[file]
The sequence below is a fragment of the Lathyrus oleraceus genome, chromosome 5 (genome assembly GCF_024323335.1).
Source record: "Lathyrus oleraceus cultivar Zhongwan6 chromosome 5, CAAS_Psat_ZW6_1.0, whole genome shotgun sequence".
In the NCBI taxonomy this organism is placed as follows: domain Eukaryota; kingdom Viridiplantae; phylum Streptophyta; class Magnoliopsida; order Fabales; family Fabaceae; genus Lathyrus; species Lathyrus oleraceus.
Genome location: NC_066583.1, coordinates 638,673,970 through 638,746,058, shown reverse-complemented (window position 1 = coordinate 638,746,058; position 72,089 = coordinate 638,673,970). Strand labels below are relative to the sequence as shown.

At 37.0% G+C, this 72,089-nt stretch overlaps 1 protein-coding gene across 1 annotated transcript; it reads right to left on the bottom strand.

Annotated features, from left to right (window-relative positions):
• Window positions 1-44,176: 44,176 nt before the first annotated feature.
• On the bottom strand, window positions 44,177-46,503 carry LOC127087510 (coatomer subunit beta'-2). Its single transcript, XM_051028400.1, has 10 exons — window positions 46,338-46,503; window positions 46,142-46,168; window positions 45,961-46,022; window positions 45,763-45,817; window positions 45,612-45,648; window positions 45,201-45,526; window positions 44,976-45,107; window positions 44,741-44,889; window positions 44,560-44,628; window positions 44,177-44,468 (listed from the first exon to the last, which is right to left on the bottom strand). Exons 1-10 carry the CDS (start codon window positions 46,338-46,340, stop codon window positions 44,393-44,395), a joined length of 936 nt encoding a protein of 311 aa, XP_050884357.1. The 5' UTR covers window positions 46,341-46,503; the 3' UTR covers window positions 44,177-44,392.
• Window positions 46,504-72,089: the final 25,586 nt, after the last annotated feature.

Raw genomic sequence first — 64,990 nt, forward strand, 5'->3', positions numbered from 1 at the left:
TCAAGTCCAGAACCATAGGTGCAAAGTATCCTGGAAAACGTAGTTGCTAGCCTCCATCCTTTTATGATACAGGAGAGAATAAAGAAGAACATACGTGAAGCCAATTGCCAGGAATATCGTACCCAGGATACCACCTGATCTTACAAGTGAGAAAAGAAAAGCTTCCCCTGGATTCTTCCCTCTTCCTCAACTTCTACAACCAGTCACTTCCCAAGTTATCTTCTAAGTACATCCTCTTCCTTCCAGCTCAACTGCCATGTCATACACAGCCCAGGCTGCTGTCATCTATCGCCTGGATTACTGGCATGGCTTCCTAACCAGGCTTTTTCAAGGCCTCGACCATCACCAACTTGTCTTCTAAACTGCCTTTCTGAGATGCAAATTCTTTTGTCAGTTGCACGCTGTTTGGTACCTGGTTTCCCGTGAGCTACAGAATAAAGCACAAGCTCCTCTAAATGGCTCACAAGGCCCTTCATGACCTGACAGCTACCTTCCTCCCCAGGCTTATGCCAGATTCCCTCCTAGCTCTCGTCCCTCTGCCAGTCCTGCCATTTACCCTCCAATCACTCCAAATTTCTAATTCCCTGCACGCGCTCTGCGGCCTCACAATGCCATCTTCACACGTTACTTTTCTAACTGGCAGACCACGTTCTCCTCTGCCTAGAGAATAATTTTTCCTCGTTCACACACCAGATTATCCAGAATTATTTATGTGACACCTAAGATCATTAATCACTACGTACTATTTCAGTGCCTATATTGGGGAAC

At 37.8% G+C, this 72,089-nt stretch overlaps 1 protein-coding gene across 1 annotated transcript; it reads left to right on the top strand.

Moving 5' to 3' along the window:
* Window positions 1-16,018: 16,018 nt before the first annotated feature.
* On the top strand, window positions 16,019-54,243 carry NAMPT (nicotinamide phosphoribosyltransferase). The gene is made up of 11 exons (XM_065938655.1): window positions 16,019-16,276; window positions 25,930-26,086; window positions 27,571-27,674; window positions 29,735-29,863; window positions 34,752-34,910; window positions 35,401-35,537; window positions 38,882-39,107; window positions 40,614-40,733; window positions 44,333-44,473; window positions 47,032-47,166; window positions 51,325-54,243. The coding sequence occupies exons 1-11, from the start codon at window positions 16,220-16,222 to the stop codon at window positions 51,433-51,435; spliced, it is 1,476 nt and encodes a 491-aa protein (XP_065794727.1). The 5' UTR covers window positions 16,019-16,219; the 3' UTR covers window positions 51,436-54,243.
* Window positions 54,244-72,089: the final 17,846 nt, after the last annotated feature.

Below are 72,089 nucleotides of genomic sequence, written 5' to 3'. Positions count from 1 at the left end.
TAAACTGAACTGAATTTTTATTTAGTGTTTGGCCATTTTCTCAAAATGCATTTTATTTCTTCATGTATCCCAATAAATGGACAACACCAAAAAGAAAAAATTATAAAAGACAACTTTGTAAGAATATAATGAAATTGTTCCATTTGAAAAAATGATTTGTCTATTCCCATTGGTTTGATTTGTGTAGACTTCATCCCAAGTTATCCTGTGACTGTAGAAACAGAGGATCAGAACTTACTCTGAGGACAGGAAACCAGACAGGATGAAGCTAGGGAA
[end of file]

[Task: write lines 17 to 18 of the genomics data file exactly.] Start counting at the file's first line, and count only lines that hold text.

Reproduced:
Below are 72,089 nucleotides of genomic sequence, written 5' to 3'. Positions count from 1 at the left end.
TAAACTGAACTGAATTTTTATTTAGTGTTTGGCCATTTTCTCAAAATGCATTTTATTTCTTCATGTATCCCAATAAATGGACAACACCAAAAAGAAAAAATTATAAAAGACAACTTTGTAAGAATATAATGAAATTGTTCCATTTGAAAAAATGATTTGTCTATTCCCATTGGTTTGATTTGTGTAGACTTCATCCCAAGTTATCCTGTGACTGTAGAAACAGAGGATCAGAACTTACTCTGAGGACAGGAAACCAGACAGGATGAAGCTAGGGAA